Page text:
Calibrating Individual with Collective & Wilderness Rhythms & Cycles
One of the greatest challenges for modern people is that our societies have fallen so far out of synch with natural rhythms, tides, and cycles. In Avalon, we work with the myths as sacred healing stories, the Feasts, and with the cycles of sun and moon to help to bring us into more direct harmony with the natural cycle. This can be difficult for new Aspirants and non-members, since they are not privy to all of these teachings. In addition to the cycles of sun and moon (which are, after all, available to everyone), we would encourage you to avail yourself of other resources to help you become more aware of your own cycles and patterns. Not all of these are "Avalonian", and those who become Lifetime Members are taught more traditional approaches to self-awareness and empowerment, but until that time there is no reason not to use whatever is at hand. To that end, we have provided a Biorhythm function at the bottom of this page for your use. We encourage you to use this information, not only to understand your own patterns, but also how these patterns effect your interactions with others. As you become more aware of these subtleties, consider where similar patterns might be reflected in the myths. Becoming more self-aware and open to the ways in which are personal cycles are reflected in social groups and in Nature will prove of great benefit to any serious spiritual practice, within or outside of our membership.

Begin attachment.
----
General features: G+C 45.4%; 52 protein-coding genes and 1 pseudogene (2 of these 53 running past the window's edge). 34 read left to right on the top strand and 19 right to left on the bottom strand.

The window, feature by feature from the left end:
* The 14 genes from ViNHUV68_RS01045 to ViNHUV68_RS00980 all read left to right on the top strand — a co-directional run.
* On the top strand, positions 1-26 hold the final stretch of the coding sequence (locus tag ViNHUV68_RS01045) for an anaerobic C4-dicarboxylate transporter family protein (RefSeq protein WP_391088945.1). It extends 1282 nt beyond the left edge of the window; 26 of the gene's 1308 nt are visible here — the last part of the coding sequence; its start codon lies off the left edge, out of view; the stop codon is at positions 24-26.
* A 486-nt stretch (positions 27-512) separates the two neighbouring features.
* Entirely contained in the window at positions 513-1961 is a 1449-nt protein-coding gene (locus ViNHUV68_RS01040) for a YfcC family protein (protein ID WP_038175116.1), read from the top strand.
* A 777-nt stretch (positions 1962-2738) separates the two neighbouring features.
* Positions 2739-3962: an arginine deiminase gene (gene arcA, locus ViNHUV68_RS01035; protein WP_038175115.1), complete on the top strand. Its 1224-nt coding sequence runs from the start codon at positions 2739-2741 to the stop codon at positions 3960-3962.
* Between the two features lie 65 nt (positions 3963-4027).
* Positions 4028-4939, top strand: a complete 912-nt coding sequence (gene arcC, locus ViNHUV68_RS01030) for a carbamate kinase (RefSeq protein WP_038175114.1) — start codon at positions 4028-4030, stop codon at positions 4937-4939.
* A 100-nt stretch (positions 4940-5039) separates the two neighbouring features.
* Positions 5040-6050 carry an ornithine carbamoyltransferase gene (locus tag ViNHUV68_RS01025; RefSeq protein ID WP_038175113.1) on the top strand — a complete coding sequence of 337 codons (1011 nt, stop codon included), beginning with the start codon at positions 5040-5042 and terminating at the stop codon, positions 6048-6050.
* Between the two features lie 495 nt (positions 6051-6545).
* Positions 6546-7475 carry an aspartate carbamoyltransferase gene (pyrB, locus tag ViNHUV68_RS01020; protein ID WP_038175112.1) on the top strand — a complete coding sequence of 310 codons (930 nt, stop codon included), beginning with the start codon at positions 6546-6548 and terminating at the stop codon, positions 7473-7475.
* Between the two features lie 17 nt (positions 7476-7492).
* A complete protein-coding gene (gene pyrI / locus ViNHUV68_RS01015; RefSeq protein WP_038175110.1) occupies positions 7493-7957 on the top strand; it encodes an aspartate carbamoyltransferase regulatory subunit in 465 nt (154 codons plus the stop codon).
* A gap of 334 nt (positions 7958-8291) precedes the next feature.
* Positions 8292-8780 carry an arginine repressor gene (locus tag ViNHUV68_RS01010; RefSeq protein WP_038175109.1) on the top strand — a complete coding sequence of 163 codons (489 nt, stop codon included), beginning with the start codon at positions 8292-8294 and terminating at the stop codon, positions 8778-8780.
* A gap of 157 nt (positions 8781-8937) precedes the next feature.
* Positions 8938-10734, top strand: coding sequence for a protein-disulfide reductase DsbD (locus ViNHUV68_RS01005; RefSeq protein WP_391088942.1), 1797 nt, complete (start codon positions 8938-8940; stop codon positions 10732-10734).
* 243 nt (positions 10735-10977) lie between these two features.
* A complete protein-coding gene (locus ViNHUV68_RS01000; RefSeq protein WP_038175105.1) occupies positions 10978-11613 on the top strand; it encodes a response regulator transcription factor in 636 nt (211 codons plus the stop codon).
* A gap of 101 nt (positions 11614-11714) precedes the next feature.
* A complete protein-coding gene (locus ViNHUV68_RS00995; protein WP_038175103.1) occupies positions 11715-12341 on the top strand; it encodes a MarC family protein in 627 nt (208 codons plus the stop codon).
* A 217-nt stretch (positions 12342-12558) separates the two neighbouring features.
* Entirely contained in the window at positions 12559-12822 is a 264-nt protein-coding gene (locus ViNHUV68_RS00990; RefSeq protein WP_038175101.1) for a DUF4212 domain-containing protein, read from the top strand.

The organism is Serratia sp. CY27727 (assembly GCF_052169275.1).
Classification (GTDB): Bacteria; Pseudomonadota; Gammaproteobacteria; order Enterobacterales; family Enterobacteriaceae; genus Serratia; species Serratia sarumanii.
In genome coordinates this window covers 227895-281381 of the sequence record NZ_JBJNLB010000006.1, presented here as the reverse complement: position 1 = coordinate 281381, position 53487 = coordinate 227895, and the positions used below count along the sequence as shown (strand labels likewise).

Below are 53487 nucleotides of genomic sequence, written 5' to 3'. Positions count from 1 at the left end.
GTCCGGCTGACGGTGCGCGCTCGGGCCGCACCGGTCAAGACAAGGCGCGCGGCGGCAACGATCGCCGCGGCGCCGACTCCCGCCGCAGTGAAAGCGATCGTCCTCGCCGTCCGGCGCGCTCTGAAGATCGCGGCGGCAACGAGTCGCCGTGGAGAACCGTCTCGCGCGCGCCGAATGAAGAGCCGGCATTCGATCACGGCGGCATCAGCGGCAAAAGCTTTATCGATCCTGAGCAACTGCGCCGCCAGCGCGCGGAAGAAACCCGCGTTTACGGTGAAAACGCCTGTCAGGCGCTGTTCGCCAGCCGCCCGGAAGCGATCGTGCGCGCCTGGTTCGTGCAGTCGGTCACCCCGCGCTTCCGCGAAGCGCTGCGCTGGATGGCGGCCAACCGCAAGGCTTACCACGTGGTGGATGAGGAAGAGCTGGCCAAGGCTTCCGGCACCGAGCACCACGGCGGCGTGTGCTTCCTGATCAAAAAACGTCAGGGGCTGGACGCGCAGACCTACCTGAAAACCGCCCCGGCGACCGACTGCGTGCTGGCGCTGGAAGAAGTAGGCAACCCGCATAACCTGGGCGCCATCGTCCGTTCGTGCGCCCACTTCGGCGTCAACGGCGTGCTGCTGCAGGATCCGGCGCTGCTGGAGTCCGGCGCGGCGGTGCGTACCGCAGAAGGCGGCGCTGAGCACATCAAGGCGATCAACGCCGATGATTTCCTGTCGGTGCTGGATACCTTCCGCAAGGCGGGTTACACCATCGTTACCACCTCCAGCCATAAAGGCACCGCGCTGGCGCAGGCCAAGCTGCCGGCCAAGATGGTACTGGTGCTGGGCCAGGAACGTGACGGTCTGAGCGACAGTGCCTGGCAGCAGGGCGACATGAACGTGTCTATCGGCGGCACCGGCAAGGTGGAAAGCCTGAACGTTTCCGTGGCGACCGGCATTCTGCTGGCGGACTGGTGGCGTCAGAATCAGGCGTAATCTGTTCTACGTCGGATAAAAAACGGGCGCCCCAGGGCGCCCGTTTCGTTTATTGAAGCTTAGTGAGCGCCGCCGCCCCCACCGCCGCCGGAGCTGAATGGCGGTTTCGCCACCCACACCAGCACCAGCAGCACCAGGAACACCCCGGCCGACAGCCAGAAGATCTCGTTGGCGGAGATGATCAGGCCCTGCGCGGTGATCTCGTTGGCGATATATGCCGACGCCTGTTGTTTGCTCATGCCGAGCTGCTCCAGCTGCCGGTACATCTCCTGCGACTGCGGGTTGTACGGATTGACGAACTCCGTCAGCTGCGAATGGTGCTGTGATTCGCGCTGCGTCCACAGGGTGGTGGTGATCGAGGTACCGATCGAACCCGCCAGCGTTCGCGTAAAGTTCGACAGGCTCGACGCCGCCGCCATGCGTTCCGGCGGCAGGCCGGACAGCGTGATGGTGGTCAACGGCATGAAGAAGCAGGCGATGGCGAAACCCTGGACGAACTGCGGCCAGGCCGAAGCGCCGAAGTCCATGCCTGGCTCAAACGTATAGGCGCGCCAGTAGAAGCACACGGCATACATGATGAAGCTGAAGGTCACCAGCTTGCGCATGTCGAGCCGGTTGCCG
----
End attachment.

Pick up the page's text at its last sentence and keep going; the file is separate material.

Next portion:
With these simple tools much may be accomplished. In combination with the work of the Cycle, we may enter into an authentic experience of Avalon's root wisdoms. The rest is up to you. The more you do and participate, the more you will feel Avalon's influence in your life, but this is true of all things. One feels most like a musician when one is playing music! Do what you can and look for opportunities to do more. If possible, join us for one of the yearly gatherings of the Tribes or for a weekend workshop; there, in circle with Elders of the Tradition, you may come to a clearer experience of what the Tradition truly has to offer and your own greater potential!
Be you welcome, gentle Seeker.